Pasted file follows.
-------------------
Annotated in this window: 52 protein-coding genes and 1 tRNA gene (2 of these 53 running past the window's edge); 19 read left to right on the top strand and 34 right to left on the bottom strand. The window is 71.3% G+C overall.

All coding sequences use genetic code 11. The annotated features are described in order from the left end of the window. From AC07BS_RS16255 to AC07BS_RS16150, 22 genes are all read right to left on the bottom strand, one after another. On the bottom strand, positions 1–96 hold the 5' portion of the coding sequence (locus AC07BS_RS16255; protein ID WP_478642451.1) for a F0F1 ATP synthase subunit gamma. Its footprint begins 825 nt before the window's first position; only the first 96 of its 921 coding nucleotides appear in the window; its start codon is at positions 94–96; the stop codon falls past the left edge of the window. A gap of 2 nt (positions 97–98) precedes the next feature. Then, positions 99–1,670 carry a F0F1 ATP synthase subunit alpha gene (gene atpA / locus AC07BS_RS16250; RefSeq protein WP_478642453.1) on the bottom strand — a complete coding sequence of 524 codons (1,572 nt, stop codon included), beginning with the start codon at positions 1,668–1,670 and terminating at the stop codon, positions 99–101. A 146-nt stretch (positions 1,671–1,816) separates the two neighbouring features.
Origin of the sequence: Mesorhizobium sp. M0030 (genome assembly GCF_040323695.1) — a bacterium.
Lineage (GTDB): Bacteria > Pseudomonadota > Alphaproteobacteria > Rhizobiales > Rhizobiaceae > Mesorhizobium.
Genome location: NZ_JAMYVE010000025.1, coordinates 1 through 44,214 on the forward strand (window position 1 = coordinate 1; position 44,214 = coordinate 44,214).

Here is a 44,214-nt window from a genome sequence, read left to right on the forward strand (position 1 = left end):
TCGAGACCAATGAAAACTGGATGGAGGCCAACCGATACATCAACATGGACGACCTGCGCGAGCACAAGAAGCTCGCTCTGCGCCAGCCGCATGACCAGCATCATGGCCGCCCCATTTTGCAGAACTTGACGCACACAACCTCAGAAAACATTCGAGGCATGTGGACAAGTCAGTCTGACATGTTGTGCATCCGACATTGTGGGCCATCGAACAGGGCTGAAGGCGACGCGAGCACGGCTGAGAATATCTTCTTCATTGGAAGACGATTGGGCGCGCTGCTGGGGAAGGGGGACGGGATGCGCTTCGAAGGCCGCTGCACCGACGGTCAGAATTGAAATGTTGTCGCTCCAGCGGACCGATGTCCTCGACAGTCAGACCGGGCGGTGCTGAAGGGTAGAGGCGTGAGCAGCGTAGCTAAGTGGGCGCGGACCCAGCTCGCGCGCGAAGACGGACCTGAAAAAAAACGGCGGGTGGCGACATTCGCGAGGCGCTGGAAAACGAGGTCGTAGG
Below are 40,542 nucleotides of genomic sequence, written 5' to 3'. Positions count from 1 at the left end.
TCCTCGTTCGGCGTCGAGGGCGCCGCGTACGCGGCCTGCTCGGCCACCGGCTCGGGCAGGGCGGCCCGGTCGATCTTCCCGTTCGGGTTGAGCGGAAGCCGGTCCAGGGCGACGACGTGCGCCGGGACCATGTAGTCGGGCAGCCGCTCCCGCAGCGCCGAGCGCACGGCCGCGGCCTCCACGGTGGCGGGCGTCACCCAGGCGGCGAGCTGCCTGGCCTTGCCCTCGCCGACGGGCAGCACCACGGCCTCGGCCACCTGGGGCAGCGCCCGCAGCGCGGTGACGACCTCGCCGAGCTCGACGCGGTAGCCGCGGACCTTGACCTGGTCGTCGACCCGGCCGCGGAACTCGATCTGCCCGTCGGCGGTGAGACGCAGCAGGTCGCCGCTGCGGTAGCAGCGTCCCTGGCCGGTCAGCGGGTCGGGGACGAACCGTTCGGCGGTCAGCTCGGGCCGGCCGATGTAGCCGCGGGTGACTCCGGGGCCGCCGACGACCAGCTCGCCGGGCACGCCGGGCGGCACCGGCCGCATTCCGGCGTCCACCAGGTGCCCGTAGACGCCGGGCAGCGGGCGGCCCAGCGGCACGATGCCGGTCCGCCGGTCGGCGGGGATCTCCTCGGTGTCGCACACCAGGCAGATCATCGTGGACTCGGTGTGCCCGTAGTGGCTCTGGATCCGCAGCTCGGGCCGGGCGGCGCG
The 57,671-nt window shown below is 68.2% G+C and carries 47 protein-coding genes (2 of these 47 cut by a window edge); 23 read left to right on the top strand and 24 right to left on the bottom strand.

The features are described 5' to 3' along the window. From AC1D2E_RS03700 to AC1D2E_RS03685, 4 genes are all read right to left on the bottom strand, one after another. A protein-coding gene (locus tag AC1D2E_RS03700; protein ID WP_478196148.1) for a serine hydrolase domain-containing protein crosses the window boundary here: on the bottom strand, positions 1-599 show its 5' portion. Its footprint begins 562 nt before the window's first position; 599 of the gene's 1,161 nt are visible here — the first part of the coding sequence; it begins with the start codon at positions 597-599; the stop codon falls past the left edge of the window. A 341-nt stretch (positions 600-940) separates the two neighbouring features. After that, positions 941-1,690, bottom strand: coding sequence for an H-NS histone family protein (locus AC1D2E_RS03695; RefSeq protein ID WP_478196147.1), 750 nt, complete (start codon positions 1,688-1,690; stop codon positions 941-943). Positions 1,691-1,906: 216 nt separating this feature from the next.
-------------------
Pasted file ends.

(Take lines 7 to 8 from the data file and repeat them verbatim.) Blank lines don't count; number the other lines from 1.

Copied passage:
TCGAGACCAATGAAAACTGGATGGAGGCCAACCGATACATCAACATGGACGACCTGCGCGAGCACAAGAAGCTCGCTCTGCGCCAGCCGCATGACCAGCATCATGGCCGCCCCATTTTGCAGAACTTGACGCACACAACCTCAGAAAACATTCGAGGCATGTGGACAAGTCAGTCTGACATGTTGTGCATCCGACATTGTGGGCCATCGAACAGGGCTGAAGGCGACGCGAGCACGGCTGAGAATATCTTCTTCATTGGAAGACGATTGGGCGCGCTGCTGGGGAAGGGGGACGGGATGCGCTTCGAAGGCCGCTGCACCGACGGTCAGAATTGAAATGTTGTCGCTCCAGCGGACCGATGTCCTCGACAGTCAGACCGGGCGGTGCTGAAGGGTAGAGGCGTGAGCAGCGTAGCTAAGTGGGCGCGGACCCAGCTCGCGCGCGAAGACGGACCTGAAAAAAAACGGCGGGTGGCGACATTCGCGAGGCGCTGGAAAACGAGGTCGTAGG
Below are 40,542 nucleotides of genomic sequence, written 5' to 3'. Positions count from 1 at the left end.